Recent changes to the third reading of the Finance Bill have pushed many community energy organisations to launch sooner rather than later to take advantage of EIS tax relief while still available to their investors.
This has triggered a surge in community energy share offers launching on Ethex, the positive investment and savings platform, including Bristol Energy Cooperative, Wolverton Community Energy (Milton Keynes), and Meadow Blue Community Energy (Merston, West Sussex) already open to investors with Bath and West Community Energy (BWCE), Wiltshire Wildlife Community Energy (WWCE) (Wroughton, Wiltshire), Nottinghamshire Community Energy (Colton Basset) coming on-line tomorrow (Wednesday 5 November). The offers launching tomorrow are all supported by Mongoose Energy.
Lisa Ashford, Chief Executive of Ethex, says: “We would like to see people investing in the wide range of community renewable schemes Ethex has listed in November to show the groundswell of support for the community energy sector in the UK.”
Jan-Willem Bode, CEO of Mongoose Energy says: “Since we launched this year we’ve helped communities from across the UK raise over £25 million for 27 such projects. The Treasury may have made a surprise announcement at the end of last month, but the cooperatives that are in a position to launch have reacted fantastically. And this means there has never been a better time to invest in these ethical-energy projects, be it to support your local area, to build your retirement fund, invest for your children, or simply buy an ethical Christmas gift for a relative.”
A sudden, and unannounced, change to the third reading of the Finance Bill at the end of October will have a large impact on community energy schemes in the UK. The Treasury has stated that community energy projects will be excluded from the Enterprise Investment Scheme (EIS) and Seed Enterprise Investment Scheme (SEIS) tax reliefs as soon as the 30th November 2015.
They have further stated that community energy schemes will be excluded from Social Investment Tax Relief (or SITR), reversing the Government’s previous statement in March 2015. This leaves a small window of opportunity for community energy organisations to raise investment for projects in the pipeline under EIS and SEIS tax reliefs (see map of live community share offers in the UK below).
Coupled with previous changes to planning law and proposed reduction to the Feed-in Tariffs, these changes will put strains on the community energy sector. This is despite £36 million invested in 75 community energy schemes in the last year (see Ethex’s Positive Investing Report 2015, page 13), which leverages new investment into renewable energy. Most investment into community renewables comes from local people who want to back renewable energy schemes in their area and see the community benefit.
Community energy schemes result in an extraordinary range of community benefits beyond reduction of carbon emissions: support for fuel poverty, free energy provision in schools, improvements to community buildings, computers for low income schools, improving wildlife areas and providing local healthcare services.
The change in legislation applies to community energy organisations that are registered as community benefit societies (IPSs) or community interest companies (CICs) and have community benefit embedded in their rules or articles of association. These community benefits had, until now, been supported by individual investors encouraged by the 30% tax relief. Many of these schemes may not go ahead and the carbon reduction and all the community benefits lost.
This policy change has not been consulted on and goes back on previous promises to allow community energy schemes to benefit from the new Social Investment Tax Relief (SITR). And, what’s more, there hasn’t been adequate warning of the closure of the current tax relief mechanisms, which undermines investment in the sector.
Community energy schemes are currently eligible for Enterprise Investment Scheme (EIS) and Seed Enterprise Investment Scheme (SEIS) relief. This was to be removed but a six-month transition period SITR was to be permitted in order to allow all schemes to make advance applications for relief to HMRC and then to have time to complete their offers. However, EIS and SEIS relief is now to be withdrawn with no prospect of SITR available.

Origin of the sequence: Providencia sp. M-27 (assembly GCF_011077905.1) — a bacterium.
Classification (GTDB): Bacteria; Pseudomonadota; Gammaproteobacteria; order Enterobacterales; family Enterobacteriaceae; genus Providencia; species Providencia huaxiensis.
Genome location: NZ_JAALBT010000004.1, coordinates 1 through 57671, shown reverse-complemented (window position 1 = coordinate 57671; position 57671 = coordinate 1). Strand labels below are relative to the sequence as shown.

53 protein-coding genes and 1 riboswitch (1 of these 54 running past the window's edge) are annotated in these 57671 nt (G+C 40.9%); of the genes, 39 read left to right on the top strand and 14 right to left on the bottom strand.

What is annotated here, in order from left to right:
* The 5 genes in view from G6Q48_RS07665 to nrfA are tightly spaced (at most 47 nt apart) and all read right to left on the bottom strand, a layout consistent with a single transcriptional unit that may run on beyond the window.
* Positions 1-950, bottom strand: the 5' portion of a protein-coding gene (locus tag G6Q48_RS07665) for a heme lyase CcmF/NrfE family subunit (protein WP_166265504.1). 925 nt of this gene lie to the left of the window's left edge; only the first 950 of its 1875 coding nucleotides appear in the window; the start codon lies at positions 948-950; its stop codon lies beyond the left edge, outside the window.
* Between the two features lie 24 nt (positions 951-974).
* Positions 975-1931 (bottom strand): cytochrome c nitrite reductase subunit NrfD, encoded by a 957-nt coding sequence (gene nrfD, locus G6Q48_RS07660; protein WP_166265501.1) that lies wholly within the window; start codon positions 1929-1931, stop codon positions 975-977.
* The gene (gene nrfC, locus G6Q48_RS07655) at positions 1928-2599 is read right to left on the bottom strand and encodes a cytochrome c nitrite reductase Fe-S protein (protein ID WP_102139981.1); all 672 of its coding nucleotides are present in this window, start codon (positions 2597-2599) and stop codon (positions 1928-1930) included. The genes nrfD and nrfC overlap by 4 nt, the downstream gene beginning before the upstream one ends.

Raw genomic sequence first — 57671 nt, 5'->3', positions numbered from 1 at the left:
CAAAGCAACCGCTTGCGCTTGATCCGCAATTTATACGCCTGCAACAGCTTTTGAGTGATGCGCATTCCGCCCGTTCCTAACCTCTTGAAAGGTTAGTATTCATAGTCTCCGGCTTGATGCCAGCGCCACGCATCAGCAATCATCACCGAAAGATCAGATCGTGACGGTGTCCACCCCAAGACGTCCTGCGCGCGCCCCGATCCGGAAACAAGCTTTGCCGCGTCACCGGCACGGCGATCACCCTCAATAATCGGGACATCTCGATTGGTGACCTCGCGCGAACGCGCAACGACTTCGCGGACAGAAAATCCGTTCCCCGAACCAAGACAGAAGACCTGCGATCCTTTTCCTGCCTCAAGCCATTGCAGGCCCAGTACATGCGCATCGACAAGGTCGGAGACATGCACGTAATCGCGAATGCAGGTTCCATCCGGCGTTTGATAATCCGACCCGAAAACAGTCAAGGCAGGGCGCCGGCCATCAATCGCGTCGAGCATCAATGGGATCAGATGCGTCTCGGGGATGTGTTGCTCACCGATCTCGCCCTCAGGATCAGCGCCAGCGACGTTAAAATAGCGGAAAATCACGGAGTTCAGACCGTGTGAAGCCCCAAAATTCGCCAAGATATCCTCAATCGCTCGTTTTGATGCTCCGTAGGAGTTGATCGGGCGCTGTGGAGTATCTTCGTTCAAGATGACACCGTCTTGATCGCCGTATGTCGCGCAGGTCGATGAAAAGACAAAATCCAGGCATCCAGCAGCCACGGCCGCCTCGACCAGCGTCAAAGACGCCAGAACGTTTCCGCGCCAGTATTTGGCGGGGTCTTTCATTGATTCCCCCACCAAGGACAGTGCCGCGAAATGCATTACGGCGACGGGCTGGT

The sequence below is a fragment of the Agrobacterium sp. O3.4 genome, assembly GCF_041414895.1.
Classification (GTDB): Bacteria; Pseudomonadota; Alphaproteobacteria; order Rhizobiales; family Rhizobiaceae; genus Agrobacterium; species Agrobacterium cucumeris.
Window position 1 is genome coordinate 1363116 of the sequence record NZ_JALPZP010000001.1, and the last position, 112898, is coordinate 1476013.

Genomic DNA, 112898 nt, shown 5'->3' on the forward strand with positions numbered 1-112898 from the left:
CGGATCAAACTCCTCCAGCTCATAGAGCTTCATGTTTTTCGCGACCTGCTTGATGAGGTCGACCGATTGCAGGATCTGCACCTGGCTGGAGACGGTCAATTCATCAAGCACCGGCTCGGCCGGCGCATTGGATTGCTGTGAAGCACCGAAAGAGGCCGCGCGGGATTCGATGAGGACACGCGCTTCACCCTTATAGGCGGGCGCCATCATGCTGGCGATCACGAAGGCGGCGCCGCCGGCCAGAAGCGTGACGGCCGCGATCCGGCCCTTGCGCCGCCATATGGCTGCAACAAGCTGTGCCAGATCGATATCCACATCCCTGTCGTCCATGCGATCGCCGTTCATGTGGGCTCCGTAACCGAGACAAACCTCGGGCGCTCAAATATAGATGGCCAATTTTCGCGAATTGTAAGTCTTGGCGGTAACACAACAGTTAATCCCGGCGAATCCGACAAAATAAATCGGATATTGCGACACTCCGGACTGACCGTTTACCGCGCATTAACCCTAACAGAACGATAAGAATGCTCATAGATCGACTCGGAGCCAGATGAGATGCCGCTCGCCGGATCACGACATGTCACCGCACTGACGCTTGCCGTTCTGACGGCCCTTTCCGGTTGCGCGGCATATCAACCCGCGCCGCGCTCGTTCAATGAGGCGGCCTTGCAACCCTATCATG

It’s hard to understand Treasury’s rationale for the switch. Community energy raised £36m last year and has been the fastest growing area of community investment. That would have cost £11 million in tax relief. But even then that has to be balanced against jobs created, VAT, income tax and National Insurance collected, and carbon saved.
The Community Energy England survey, published in October, found that 38 of the community energy groups surveyed had received £7.4 million in Feed-in Tariff subsidies since the scheme began in 2010, which has brought in £50 million of private investment and generated £45 million for local economies. The tax reliefs are important to community energy projects as the risks are often higher than commercial projects as returns to investors are capped to maximise the community benefit they generate.
Emma Bridge CEO of Community Energy England says: “Community energy enables people to take greater control over how energy is generated as well as ensuring wider benefits are fed back to the local area. Schemes offer a range of benefits from reducing energy bills and developing skills to generating revenue in the local economy, as well as the more obvious benefit of encouraging the production of cleaner energy.”
Given the potential that community investment has shown to deliver strong social and environmental benefit to society, at little or no cost to the tax payer, it is surprising that Government shows so little inclination to support it. There has been no prior warning of this policy change and no explanation of why the government has decided to take this step.
One hundred and fourteen organisations – including Ethex and Community Energy England – have now signed a letter to the Chancellor, the Rt Hon George Osborne MP to ask him to reconsider the proposed amendments to the Finance Bill. This is perhaps the largest mobilization of community energy groups yet.
Is Wood Burning Sustainable For Your Home?
Wood is a classic heat source, whether we think about people gathered around a campfire or wood stoves in old cabins, but is it a sustainable source of heat in modern society? The answer is an ambivalent one. In certain settings, wood heat is an ideal solution, but for the majority of homes, it isn’t especially suitable. So what’s the tipping point?
Wood heat is ideal for small homes on large properties, for individuals who can gather their own wood, and who have modern wood burning ovens. A green approach to wood heat is one of biofuel on the smallest of scales.
Is Biofuel Green?